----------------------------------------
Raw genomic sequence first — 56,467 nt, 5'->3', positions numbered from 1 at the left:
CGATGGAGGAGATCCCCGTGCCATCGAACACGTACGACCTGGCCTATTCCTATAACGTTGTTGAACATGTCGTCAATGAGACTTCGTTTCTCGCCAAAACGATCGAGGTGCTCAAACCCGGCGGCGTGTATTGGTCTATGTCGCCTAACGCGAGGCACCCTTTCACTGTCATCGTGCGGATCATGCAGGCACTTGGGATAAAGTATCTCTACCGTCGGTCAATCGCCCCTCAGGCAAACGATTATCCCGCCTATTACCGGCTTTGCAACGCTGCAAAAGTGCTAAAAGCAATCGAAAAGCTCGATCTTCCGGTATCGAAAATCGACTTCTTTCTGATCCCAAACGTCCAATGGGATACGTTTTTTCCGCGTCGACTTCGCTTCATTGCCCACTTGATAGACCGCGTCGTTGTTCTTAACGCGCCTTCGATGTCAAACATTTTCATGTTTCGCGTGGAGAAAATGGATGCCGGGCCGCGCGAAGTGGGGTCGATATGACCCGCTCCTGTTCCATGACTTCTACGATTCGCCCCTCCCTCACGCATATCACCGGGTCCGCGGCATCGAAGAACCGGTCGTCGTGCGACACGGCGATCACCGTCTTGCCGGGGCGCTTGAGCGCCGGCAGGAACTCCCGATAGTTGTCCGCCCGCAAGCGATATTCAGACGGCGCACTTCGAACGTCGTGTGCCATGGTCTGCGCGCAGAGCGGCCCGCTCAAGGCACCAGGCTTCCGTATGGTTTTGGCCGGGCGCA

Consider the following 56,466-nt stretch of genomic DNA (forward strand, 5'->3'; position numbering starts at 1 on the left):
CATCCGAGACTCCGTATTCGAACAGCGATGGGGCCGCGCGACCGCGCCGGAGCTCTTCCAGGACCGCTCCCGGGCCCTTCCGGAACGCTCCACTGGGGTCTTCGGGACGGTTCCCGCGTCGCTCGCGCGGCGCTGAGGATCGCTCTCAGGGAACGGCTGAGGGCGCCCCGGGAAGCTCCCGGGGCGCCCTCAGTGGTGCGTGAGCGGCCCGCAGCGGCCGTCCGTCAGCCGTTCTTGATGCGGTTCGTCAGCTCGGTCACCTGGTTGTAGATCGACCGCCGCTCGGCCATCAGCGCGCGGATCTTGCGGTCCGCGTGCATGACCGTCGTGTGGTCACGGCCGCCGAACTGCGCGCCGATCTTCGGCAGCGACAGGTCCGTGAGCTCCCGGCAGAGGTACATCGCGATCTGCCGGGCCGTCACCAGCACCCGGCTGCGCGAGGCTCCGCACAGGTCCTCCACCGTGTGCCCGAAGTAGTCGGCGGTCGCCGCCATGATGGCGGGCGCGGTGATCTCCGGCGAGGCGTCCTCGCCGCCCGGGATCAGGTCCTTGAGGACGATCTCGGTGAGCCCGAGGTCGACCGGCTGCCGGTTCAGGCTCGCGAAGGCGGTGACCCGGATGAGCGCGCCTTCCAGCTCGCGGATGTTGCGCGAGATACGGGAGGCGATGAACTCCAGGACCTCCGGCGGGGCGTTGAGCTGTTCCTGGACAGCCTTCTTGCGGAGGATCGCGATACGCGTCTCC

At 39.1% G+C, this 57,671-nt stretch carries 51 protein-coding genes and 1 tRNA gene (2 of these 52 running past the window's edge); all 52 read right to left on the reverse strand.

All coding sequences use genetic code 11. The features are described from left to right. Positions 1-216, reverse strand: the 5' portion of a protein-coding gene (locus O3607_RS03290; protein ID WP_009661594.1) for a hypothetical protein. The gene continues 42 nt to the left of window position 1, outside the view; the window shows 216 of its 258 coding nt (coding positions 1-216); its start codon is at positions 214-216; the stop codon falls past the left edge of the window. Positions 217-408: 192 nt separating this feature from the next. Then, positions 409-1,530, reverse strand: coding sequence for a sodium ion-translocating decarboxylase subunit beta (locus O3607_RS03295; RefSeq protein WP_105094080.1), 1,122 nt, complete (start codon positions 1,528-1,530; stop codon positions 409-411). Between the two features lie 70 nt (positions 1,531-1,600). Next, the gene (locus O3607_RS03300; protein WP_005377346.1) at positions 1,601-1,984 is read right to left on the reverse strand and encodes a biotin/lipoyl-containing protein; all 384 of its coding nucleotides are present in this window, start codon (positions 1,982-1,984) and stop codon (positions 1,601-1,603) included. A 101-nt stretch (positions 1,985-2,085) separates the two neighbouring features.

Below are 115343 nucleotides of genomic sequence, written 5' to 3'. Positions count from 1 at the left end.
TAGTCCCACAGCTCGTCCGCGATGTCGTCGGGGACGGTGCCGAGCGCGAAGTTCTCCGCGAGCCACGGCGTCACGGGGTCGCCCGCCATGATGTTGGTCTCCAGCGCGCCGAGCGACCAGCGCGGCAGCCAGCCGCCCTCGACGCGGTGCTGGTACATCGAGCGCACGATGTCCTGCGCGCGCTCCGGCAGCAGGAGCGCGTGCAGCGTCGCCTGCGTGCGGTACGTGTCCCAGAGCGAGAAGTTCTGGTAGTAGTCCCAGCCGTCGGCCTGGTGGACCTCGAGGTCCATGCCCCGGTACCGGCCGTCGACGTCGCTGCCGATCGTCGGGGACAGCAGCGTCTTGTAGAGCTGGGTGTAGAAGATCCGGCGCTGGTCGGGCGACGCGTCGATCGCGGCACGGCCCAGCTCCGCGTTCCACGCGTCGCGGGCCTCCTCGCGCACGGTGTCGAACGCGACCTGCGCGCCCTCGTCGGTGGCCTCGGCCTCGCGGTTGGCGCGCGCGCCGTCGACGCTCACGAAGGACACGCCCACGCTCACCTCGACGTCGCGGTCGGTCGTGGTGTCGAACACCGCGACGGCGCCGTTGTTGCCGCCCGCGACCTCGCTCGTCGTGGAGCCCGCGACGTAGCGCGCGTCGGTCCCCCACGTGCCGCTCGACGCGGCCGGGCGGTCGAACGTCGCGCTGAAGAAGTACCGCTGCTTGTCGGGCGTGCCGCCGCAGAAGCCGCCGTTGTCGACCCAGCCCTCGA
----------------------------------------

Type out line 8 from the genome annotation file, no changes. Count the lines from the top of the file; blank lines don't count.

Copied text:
TAGTCCCACAGCTCGTCCGCGATGTCGTCGGGGACGGTGCCGAGCGCGAAGTTCTCCGCGAGCCACGGCGTCACGGGGTCGCCCGCCATGATGTTGGTCTCCAGCGCGCCGAGCGACCAGCGCGGCAGCCAGCCGCCCTCGACGCGGTGCTGGTACATCGAGCGCACGATGTCCTGCGCGCGCTCCGGCAGCAGGAGCGCGTGCAGCGTCGCCTGCGTGCGGTACGTGTCCCAGAGCGAGAAGTTCTGGTAGTAGTCCCAGCCGTCGGCCTGGTGGACCTCGAGGTCCATGCCCCGGTACCGGCCGTCGACGTCGCTGCCGATCGTCGGGGACAGCAGCGTCTTGTAGAGCTGGGTGTAGAAGATCCGGCGCTGGTCGGGCGACGCGTCGATCGCGGCACGGCCCAGCTCCGCGTTCCACGCGTCGCGGGCCTCCTCGCGCACGGTGTCGAACGCGACCTGCGCGCCCTCGTCGGTGGCCTCGGCCTCGCGGTTGGCGCGCGCGCCGTCGACGCTCACGAAGGACACGCCCACGCTCACCTCGACGTCGCGGTCGGTCGTGGTGTCGAACACCGCGACGGCGCCGTTGTTGCCGCCCGCGACCTCGCTCGTCGTGGAGCCCGCGACGTAGCGCGCGTCGGTCCCCCACGTGCCGCTCGACGCGGCCGGGCGGTCGAACGTCGCGCTGAAGAAGTACCGCTGCTTGTCGGGCGTGCCGCCGCAGAAGCCGCCGTTGTCGACCCAGCCCTCGA